Norman, a cardiac patient, is waiting for surgery. He is talking to a nurse, Anna.
Norman: I wish my dog were here to keep me company. I really miss him.
Anna: I’m afraid that’s not feasible under hospital regulations. But if you like, I can arrange a visit from a canine volunteer.
Norman: A dog in the hospital? Is that sanitary?
Anna: We take precautions to keep them hygienic. We have Sandy, a Yorkshire Terrier, and a German Shepherd named Sam.
Norman: Well, I’ll be! That’s very unconventional. Unheard of for all I know.
Anna: Animal-assisted therapy is a new idea. The concept developed from animal-assisted recreational activities of the nineteen-eighties.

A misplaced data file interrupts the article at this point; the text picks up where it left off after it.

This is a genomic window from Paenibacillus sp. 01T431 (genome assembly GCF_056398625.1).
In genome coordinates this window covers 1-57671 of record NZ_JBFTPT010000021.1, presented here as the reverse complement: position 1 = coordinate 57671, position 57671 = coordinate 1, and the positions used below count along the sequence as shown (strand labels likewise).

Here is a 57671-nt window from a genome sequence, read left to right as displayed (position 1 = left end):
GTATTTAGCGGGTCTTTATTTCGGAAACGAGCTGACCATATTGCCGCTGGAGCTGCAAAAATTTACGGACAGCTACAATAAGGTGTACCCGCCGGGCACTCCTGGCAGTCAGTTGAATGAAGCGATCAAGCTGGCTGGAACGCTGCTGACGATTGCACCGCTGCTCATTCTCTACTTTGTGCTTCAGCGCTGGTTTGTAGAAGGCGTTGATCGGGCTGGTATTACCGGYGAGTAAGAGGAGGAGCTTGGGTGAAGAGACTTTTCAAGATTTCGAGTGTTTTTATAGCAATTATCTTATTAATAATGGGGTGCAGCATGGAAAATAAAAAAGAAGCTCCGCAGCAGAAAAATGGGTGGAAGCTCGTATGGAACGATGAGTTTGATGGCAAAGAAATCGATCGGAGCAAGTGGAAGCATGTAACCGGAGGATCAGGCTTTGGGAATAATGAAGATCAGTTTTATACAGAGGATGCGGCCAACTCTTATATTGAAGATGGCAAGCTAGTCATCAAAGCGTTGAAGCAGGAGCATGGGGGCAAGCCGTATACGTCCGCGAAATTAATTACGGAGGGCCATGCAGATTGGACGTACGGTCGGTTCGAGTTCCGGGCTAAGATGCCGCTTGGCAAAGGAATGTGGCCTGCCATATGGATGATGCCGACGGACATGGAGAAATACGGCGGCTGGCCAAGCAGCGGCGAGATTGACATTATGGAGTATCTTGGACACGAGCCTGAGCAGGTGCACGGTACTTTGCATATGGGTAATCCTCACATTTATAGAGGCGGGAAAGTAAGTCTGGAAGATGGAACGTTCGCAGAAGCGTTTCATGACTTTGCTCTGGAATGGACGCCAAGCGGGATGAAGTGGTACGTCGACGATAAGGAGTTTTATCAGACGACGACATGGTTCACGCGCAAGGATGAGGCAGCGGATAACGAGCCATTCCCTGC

Norman: I guess medical professionals realized that many animals have a positive effect on humans---especially dogs. I’ll bet they’re a big hit in the pediatric ward.
Anna: They’re very popular among the psychiatric and cardiac patients as well.
Norman: That makes perfect sense. It seems obvious, but I suppose low-tech solutions always have a difficult time gaining credence in the medical community.
Anna: Well, the therapeutic results of animal assistance are bringing them around fast. They’re really sitting up and taking notice.
Norman: Maybe they should send dogs to medical school.
Anna: They could certainly teach some doctors a thing or two about sympathy.
---by Randy Peters